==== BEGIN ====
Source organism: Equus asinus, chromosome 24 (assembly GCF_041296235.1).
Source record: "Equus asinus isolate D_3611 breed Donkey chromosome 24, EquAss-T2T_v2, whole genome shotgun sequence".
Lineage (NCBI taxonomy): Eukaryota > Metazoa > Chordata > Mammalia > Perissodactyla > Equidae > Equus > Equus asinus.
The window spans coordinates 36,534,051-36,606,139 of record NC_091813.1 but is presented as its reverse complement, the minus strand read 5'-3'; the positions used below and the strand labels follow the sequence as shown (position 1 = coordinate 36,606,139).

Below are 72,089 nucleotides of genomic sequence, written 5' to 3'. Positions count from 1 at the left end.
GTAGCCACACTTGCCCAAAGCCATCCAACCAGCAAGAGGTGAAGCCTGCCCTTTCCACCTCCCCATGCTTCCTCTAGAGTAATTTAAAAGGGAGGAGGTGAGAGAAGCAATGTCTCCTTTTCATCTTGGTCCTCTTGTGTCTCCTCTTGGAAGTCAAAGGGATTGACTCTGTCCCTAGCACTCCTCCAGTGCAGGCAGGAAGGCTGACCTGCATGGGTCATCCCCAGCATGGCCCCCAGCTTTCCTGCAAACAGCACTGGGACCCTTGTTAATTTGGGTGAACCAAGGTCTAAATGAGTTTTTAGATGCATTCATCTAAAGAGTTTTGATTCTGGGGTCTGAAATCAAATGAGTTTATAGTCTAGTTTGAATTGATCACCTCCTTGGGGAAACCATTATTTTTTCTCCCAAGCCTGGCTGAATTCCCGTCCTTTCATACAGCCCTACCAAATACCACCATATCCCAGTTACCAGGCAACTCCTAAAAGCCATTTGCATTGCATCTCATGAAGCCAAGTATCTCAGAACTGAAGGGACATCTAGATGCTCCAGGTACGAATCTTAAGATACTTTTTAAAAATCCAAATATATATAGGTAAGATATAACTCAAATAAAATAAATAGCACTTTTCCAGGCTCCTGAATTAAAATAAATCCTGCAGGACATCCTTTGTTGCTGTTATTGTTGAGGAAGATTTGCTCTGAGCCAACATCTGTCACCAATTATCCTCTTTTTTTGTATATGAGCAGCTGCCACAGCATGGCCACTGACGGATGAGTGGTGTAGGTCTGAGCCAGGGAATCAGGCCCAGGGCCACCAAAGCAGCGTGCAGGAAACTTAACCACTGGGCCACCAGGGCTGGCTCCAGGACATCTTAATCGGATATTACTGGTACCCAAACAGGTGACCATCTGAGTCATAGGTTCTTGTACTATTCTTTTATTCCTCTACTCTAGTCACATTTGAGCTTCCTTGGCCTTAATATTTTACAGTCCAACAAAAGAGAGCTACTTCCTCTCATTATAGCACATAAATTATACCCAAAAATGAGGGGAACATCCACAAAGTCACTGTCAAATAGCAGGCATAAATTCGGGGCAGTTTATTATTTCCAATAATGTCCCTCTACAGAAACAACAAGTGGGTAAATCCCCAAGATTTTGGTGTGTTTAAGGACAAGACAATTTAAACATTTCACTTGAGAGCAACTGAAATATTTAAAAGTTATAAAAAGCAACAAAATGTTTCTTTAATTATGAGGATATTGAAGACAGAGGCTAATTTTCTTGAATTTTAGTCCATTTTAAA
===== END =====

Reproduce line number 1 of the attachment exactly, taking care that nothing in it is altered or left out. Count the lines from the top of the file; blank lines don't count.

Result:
Source organism: Equus asinus, chromosome 24 (assembly GCF_041296235.1).